Lee Boyd Malvo and John Allen Muhammad
During a three-week reign of terror in October of 2002, the D.C. snipers gunned down 13 innocent people at random around the Washington, D.C. Beltway. Only three survived.
by Mark Pulham
Montgomery County, Maryland, is just north of Washington, D.C., one of the most affluent counties in the United States, and an ideal place to live. With an average homicide rate in the county of only 25 per year, Montgomery County was safe, and not the sort of place where a drive-by shooting would occur. Yet, in October, 2002, that was about to change.
It had been barely a year since the September 11th attacks on the World Trade Center and the Pentagon in 2001, and those who lived in and around Washington, D.C. were still nervous about future terrorist action.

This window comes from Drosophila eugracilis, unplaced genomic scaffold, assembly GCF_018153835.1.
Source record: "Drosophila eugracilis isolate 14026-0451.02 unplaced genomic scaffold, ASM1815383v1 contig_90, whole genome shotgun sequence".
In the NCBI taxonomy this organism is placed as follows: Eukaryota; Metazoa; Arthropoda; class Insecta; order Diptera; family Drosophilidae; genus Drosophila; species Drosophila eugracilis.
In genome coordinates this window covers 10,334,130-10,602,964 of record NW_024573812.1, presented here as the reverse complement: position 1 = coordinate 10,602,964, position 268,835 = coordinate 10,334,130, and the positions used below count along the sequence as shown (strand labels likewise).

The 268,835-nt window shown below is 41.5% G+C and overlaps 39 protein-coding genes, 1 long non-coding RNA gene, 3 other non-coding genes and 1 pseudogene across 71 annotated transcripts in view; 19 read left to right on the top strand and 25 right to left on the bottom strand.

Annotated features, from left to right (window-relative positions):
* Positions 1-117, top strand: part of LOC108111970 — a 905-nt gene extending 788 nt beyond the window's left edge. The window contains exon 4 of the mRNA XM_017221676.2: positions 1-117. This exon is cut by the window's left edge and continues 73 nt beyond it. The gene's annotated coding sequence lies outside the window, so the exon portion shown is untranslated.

On Wednesday, October 2, 2002, around 5:20 p.m., someone took a shot at a Michael’s Craft store in Aspen Hill, Maryland. The rifle bullet drilled a hole through the window, leaving minimal damage, but no one was hurt.
Just over an hour later, another shooting occurred, this time at the Glenmont Shopping Center at the junction of Randolph Road and Georgia Avenue. James Martin, a 55-year-old programs analyst for the National Oceanic and Atmospheric Administration, was doing some grocery shopping at the Shoppers Food Warehouse, buying food for his church’s youth group, before he headed home to his wife and 11-year- old son.